Domestic cats are directly responsible for the extinction of a number of animal species around the world, including 33 bird species. In the U.S., the popular pet is estimated to kill over 1 billion birds and over 6 billion other small animals every year. While the biggest threat are currently posed by feral cats — domesticated breeds that don’t have an owner and aren’t socialized to humans — even common house cats that are well cared for and fed will hunt and kill if let outside.
Cats also transmit diseases. In 2014, of the domestic animals that contracted rabies, which can then be spread to the local wildlife and humans, roughly 60 percent of them were cats.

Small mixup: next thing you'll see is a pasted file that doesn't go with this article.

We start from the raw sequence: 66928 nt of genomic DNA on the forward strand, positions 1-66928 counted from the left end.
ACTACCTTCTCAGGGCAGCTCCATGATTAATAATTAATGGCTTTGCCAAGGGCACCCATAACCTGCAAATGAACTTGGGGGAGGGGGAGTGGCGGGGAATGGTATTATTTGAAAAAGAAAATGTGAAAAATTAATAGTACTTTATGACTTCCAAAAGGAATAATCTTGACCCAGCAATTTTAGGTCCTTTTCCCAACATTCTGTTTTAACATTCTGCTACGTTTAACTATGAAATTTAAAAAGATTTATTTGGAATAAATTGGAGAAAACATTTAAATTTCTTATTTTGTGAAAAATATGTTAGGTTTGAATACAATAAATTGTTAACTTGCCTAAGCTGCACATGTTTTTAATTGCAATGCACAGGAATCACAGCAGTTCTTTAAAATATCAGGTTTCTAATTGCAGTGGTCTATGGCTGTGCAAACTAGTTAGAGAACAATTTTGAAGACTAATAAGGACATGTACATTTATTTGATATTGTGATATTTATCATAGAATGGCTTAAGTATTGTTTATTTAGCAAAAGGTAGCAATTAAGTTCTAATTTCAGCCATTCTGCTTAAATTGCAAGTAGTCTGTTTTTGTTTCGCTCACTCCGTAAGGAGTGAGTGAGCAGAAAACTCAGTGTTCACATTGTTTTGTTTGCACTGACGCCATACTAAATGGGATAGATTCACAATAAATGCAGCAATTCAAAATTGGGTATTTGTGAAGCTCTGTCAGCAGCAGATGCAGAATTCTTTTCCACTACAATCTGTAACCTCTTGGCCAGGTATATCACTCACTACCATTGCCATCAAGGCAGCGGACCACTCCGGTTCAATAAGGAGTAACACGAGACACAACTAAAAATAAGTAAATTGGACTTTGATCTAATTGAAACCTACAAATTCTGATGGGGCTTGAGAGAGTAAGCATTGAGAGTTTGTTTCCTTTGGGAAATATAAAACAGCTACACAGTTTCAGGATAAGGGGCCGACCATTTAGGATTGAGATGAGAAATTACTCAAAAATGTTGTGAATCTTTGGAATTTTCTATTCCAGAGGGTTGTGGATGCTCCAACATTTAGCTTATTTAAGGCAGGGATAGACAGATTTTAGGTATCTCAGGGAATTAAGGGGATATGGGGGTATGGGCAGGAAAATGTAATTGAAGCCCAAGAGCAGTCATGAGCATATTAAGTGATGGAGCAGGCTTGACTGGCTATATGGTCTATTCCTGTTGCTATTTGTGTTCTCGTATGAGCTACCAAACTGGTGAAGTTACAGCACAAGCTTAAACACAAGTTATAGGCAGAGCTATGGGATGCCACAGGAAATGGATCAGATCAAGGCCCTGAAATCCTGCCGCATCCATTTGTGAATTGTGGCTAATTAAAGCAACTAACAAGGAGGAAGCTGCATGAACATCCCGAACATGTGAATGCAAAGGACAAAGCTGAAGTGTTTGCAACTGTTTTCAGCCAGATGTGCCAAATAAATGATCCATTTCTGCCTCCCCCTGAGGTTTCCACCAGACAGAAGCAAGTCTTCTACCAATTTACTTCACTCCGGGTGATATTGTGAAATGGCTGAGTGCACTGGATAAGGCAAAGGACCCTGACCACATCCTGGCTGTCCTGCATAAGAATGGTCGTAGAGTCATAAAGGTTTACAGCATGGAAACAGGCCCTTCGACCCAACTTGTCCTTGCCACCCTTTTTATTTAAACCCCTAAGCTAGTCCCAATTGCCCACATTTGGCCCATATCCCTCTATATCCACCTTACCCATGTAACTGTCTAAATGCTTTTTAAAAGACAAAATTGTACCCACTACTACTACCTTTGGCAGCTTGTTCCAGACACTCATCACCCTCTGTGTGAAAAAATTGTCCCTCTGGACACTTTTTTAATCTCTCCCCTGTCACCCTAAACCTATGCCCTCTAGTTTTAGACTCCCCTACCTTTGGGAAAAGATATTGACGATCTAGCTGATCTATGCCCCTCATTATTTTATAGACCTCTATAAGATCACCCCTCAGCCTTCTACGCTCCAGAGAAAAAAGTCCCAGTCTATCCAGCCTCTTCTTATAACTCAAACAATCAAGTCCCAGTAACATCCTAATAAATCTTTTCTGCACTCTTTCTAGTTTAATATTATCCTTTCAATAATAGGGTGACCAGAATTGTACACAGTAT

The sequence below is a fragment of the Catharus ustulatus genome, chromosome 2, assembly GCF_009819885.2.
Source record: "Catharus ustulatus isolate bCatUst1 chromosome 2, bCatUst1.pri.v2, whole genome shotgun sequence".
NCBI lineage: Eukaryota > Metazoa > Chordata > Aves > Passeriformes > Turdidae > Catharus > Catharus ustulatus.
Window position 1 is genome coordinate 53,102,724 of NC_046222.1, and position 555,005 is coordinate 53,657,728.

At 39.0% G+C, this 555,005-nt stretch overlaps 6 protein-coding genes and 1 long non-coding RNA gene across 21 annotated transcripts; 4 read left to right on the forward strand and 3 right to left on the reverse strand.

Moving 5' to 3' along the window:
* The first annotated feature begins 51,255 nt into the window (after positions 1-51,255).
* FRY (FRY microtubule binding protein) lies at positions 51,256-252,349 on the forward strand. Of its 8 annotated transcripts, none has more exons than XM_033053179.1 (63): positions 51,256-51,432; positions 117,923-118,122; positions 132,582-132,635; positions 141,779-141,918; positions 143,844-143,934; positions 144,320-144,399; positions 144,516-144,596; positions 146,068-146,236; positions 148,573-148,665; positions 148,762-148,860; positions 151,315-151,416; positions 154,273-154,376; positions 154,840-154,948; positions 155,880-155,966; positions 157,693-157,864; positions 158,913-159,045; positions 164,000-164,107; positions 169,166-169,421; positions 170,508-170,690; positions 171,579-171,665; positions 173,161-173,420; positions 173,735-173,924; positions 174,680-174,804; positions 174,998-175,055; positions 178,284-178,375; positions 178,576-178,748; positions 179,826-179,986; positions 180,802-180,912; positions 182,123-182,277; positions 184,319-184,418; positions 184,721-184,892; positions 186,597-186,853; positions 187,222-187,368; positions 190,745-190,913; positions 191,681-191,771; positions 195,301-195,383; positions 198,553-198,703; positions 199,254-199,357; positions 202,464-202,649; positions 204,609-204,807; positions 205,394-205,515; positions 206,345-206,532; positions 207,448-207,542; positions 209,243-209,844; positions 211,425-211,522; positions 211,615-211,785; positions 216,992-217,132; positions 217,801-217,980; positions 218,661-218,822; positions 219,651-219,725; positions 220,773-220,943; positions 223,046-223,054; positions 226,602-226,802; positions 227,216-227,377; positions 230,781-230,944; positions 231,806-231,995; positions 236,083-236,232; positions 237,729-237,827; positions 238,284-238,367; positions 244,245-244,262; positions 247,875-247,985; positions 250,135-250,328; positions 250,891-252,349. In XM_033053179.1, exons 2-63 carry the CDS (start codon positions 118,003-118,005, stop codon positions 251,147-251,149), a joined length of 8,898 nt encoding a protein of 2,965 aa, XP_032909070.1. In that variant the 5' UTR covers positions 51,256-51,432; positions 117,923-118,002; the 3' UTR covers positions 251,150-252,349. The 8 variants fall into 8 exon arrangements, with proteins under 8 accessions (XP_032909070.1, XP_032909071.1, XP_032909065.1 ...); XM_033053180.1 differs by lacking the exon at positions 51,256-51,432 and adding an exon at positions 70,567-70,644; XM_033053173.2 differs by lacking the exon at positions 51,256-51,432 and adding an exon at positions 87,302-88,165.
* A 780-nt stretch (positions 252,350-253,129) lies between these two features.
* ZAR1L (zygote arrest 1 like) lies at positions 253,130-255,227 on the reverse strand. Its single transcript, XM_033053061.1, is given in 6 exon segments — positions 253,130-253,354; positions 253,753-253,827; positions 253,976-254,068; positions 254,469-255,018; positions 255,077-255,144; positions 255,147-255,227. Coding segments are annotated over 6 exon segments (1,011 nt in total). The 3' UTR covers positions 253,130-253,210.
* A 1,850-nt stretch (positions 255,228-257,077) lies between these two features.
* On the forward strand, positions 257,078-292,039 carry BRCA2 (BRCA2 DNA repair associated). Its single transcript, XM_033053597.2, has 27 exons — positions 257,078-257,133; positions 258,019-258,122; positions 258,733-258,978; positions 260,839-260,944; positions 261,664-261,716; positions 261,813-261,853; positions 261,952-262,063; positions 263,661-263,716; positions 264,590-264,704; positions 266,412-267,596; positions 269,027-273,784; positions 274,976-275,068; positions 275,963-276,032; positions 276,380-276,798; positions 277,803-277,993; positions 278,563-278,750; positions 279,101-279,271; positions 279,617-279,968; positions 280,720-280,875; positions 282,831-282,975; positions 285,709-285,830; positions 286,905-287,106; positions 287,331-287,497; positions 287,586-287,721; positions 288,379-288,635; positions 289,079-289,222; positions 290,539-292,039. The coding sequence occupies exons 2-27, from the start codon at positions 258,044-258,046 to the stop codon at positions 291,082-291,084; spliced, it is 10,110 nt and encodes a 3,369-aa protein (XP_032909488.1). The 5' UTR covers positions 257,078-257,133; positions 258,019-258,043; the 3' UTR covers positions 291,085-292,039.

Like nearly all invasive species, cats also have rapid rates of reproduction. Females can start breeding at just 6 months old and can breed every 4 months, producing up to 12 kittens every year. In just the last 40 years, the number of domestic cats across America has tripled. While it’s difficult to get an accurate count of feral cats, estimates suggest that today there are at least 30 million of them roaming our streets and neighborhoods. An additional 40 million pet cats have regular access to the outdoors.